Introduction: Turtle 2WD Robot

About: DIY, Arduino, make, solder

In this how to we will show you how to make a Turtle Robot from DFRobot. The robot is programmable through the Arduino IDE or it can be controlled via Bluetooth. You will need the complete Turtle Kit , small phillips & flathead screwdrivers, 5 AA batteries. Optional are extra batteries and holder for servo, a smartphone for Bluetooth control and the bluetooth app GoBLE.

Step 1: Software Setup

To start, you should get your software setup first. You will need the Arduino IDE and the Metro library. The Servo library is already included in the Arduino IDE. The Metro library link has the examples Platform and URM37andServo included. URM37andServo will test only the servo, where as the Platform example will test the whole robot. We also suggest using a file called MotorTest that just tests the motors.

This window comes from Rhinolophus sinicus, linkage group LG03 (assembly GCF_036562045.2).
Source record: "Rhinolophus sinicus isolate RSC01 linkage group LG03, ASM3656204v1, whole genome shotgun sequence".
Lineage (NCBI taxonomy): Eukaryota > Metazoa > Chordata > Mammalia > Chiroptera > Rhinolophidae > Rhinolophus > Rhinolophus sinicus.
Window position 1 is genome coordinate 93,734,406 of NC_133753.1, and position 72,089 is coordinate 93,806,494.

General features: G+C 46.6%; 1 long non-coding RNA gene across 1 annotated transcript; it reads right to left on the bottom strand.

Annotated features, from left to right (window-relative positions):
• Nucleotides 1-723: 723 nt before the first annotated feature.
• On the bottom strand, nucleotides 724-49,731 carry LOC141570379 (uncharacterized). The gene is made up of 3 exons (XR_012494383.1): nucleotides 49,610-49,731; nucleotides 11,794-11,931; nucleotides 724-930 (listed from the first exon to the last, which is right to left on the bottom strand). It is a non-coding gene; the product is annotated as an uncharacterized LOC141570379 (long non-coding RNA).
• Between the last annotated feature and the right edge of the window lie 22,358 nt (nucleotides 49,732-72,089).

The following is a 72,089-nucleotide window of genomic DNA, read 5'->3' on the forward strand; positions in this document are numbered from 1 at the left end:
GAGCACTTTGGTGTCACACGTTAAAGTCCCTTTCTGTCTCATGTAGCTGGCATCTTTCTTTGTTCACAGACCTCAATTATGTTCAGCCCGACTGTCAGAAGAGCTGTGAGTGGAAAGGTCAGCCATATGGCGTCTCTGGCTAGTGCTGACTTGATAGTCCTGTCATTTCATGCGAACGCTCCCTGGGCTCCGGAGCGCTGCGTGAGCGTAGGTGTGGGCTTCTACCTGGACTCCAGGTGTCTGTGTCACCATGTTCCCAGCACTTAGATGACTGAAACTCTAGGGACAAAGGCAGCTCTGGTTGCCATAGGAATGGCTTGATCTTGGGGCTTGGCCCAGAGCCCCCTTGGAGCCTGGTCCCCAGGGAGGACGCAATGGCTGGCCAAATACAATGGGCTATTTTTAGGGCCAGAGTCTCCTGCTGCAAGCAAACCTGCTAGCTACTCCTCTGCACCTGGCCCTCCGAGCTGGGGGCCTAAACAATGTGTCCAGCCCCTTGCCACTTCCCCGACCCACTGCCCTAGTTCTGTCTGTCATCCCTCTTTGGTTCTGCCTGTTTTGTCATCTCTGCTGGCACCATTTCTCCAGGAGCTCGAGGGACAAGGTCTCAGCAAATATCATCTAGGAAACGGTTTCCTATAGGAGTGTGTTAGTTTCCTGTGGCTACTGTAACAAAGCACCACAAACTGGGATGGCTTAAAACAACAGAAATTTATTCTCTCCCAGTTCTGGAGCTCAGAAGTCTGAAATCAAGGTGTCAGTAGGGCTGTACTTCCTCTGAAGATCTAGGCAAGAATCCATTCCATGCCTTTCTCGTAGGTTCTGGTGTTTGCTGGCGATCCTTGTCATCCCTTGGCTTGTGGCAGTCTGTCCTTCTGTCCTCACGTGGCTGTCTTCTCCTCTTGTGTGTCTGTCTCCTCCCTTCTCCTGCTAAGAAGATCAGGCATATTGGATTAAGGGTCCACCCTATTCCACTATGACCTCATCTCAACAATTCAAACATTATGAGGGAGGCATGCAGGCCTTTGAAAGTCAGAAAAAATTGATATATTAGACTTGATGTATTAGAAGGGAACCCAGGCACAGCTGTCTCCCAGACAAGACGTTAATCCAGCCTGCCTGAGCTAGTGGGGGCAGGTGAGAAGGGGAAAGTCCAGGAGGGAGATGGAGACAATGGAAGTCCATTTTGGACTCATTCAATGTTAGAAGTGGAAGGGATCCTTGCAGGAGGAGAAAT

Make sure you put the Metro library in your Arduino/libraries folder. Then take all three files, MotorTest, URM37andServo and Platform and put them in a folder called something like Turtle Bot. Then put the Turtle Bot folder inside your Arduino folder. Now open the Arduino IDE and make sure you can access the example files and compile them. Once this is set up and working, you can go on to building the robot base.

Step 2: Platform Setup

Now we can start setting up the robot base. First we will take the bottom plate and add the two motors. Use the longer A4 screws along with the regular washer, the locking washer and the nut . Attach the first motor as shown in the photos. Now attach the second motor in the same manner.

Next add the caster to the front of the platform with the A5 screws and nuts. Then go ahead and push the wheels on to the nubs sticking out from the motors.

Now let's add the sensor mounting grill with the A6 screws and nuts.